Hashem’s very first communication with Avraham was the immense challenge to abandon all he had ever known:

לך לך מארצך וממולדתך ומבית אביך אל הארץ אשר אראך – “Go for yourself, from your land, your birthplace, and the home of your father, to the land which I will show you.” (12:1)

The instruction is quite odd because it doesn’t focus on where Avraham has to go, and the sequence of departure is counter-intuitive. First, you leave home, then the neighborhood, and then the country.

Why does the story emphasize leaving, and in such a strange way?

The Sfas Emes explains that the hallmark of great people is that they actively seek challenges and opportunities. Avraham was the first person to intuitively understand God’s vision for humanity of ethics and moral consciousness. But he couldn’t bring it about in the stagnant place he grew up.

You can forget your nationality quicker than the community you grew up in, and you can forget your community before you forget your family, but it is tough to forget what you learned at home. The Nesivos Shalom explains that the thrust of Hashem’s command is to discard the poor traits he might have picked up along the way.

Avraham was going somewhere new, to become something new. Old ideologies would have no place in this new vision, and they had to go.

Our environment is essential to our development as human beings. The more familiar the environment, the greater the effect it can have. The order of God’s instruction isn’t the order of how we leave home, but it’s the order of how home leaves us – מארצך וממולדתך ומבית אביך.

R’ Yitzchak Berkowitz teaches that greatness isn’t simply about going somewhere or doing something. It’s about leaving the comfortable, the familiar, and the supportive behind as well, what we’re letting go of. To get where we want to go, sometimes we need to let something go of something – לך לך.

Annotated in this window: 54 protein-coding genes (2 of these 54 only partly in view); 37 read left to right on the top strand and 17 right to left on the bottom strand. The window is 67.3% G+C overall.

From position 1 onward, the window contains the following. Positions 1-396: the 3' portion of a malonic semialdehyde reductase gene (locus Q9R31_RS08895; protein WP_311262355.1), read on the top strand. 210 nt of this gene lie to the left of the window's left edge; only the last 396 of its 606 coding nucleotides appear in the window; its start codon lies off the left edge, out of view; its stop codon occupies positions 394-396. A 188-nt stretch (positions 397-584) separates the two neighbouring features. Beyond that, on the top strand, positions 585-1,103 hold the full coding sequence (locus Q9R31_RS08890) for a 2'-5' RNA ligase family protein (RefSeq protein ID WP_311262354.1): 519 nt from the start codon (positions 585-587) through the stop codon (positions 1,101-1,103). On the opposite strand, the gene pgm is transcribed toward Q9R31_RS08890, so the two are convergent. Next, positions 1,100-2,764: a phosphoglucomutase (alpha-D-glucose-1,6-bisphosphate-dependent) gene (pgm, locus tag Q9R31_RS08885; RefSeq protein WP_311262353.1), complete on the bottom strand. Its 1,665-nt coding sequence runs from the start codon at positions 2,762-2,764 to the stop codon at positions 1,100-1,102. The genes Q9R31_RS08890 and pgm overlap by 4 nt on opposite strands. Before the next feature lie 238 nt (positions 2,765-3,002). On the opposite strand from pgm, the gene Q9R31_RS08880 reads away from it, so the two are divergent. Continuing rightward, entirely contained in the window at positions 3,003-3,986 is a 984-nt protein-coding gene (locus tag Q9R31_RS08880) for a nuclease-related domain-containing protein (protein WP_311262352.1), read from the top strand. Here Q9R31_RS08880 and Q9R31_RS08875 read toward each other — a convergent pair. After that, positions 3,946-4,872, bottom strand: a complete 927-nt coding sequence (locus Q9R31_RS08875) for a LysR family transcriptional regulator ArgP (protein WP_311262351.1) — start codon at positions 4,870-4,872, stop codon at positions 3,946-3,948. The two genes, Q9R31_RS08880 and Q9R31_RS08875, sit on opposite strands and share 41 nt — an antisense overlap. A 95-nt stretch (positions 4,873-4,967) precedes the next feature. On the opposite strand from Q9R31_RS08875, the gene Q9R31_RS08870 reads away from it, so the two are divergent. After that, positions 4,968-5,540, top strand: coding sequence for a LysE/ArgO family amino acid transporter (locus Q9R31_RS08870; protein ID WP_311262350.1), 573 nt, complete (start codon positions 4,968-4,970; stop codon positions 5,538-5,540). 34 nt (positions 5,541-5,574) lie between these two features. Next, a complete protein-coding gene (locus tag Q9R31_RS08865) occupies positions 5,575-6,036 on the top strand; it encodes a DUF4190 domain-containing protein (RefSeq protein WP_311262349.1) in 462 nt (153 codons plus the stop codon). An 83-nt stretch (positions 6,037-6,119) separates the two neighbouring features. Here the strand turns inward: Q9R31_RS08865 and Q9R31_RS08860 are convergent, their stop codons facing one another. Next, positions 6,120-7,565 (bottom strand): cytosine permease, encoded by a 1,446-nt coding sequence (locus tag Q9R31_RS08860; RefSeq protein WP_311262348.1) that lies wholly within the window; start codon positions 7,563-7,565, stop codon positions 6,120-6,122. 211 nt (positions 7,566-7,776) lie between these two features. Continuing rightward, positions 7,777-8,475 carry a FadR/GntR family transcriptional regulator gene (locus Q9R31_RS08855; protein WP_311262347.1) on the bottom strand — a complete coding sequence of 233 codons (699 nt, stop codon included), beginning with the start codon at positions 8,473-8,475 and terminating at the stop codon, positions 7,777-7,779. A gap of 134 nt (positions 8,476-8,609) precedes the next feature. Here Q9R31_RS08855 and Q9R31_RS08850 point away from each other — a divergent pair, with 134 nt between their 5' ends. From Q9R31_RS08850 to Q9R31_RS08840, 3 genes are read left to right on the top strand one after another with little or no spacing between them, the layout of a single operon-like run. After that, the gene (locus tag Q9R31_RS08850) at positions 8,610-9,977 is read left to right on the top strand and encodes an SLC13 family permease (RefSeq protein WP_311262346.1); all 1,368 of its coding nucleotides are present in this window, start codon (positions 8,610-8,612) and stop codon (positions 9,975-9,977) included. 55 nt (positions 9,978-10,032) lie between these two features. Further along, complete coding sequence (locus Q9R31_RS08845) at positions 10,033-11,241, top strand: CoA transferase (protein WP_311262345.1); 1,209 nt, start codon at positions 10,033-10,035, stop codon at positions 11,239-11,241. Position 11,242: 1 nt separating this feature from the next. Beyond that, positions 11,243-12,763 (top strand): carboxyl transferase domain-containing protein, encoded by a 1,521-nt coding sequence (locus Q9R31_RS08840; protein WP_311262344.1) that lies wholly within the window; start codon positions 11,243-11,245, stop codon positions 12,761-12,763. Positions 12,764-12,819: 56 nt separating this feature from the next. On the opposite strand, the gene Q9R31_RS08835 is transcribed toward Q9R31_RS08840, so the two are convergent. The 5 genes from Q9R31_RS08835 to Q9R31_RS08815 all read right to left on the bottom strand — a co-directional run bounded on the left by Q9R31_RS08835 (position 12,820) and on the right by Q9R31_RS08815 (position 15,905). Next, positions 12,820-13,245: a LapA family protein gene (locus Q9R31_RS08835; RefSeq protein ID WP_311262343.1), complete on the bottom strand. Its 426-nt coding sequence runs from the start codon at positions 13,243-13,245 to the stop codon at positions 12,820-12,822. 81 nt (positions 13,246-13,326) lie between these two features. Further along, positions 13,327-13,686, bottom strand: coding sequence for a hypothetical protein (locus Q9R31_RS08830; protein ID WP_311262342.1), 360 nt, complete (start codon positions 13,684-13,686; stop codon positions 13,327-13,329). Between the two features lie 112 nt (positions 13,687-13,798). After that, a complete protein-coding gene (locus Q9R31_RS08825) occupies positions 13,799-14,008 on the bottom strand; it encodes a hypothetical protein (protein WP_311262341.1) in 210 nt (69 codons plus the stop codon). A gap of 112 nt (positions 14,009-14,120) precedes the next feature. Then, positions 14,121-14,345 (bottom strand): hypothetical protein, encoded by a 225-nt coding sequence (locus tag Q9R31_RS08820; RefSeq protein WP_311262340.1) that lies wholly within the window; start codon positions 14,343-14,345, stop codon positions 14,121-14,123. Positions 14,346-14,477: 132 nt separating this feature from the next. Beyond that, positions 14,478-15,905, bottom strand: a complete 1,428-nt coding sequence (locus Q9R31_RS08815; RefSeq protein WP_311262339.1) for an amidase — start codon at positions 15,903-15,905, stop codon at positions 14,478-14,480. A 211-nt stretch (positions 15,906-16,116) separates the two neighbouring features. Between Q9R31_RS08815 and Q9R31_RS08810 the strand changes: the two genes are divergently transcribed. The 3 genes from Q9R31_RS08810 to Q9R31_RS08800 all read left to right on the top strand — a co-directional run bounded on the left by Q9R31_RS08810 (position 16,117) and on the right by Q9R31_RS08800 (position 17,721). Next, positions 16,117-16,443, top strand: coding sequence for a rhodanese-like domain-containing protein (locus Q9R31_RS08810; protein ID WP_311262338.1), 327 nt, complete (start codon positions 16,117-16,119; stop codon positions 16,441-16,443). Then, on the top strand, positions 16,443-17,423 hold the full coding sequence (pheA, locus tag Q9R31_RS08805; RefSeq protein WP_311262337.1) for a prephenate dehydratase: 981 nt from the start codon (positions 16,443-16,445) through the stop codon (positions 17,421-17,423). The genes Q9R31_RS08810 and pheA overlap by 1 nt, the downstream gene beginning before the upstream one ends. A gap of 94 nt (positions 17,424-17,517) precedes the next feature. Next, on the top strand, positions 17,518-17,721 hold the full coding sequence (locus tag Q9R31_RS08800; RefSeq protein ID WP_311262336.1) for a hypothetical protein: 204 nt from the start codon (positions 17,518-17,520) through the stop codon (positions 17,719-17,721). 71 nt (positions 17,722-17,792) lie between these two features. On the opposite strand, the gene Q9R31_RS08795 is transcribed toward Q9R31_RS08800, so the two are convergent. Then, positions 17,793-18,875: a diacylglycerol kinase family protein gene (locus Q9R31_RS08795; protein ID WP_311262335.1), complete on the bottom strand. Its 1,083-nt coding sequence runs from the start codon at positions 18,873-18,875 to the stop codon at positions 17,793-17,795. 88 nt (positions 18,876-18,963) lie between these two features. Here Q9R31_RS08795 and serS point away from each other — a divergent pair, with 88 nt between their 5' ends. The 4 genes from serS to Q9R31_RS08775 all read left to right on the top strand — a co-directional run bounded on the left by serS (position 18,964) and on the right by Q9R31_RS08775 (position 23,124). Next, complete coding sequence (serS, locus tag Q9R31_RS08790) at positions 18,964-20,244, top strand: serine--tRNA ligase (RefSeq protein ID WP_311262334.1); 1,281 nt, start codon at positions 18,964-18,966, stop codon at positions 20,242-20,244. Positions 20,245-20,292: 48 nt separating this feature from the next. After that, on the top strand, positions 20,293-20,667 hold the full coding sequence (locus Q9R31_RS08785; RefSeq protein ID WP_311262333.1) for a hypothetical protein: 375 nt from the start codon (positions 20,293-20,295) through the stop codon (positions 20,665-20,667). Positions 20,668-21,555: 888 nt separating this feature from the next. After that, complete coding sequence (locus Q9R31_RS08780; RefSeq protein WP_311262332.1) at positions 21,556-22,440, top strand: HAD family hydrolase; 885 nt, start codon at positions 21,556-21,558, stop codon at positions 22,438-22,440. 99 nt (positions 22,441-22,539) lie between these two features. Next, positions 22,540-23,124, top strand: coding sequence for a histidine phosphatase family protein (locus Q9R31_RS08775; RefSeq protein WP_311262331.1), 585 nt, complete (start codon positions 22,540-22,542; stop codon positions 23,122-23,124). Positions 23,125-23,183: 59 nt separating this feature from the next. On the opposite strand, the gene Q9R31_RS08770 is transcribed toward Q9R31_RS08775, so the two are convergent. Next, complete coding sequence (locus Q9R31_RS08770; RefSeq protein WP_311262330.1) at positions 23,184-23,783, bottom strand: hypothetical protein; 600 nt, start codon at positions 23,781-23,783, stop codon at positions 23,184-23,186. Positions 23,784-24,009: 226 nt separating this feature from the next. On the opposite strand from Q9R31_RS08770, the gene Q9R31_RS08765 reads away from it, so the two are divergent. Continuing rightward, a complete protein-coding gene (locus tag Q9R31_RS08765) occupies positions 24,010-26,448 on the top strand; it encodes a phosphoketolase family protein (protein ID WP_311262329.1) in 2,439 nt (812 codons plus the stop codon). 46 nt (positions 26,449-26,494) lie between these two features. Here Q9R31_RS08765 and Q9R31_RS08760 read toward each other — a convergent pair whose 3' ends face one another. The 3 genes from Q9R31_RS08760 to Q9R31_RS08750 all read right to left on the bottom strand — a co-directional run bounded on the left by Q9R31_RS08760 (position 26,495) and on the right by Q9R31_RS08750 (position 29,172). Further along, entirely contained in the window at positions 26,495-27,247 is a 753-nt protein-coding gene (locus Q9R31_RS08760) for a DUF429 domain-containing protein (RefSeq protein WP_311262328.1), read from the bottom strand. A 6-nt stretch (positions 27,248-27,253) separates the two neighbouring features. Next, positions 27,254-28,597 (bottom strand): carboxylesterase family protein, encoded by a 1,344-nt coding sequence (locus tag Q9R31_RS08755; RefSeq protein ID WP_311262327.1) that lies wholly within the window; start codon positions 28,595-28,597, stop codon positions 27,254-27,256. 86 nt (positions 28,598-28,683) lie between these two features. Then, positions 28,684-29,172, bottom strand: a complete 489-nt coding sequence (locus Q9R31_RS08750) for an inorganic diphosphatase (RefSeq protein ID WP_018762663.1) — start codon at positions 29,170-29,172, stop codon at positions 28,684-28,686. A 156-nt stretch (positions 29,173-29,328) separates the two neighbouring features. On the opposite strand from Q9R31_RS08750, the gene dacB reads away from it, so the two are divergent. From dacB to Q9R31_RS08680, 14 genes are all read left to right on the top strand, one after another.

The Mesilas Yesharim observes that the most natural default state for living things is laziness. When animals aren’t trying to eat or reproduce, they often won’t do anything at all because moving is a waste of energy. Even further, entropy is a law of physics that dictates that everything will sink to its most static state. Stagnation is natural!

It’s hard to move and think outside the comfort zone, and we develop a self-image, the story we tell ourselves of what we can and can’t do. After all, if you can’t do it, it’s not your fault, and it’s not your responsibility! We have to let go of that – לך לך.

The standard expected of all Jews is nothing less than absolute, perfect dedication, and diligent moral consciousness. Yet since that standard is a long way away from anything humans are capable of, we don’t even begin! We tell ourselves greatness is beyond us, so we don’t have to do anything.

That’s why more than God emphasizes the need to get somewhere; God emphasizes the need to get started – לך לך.

We need to get off zero and get going.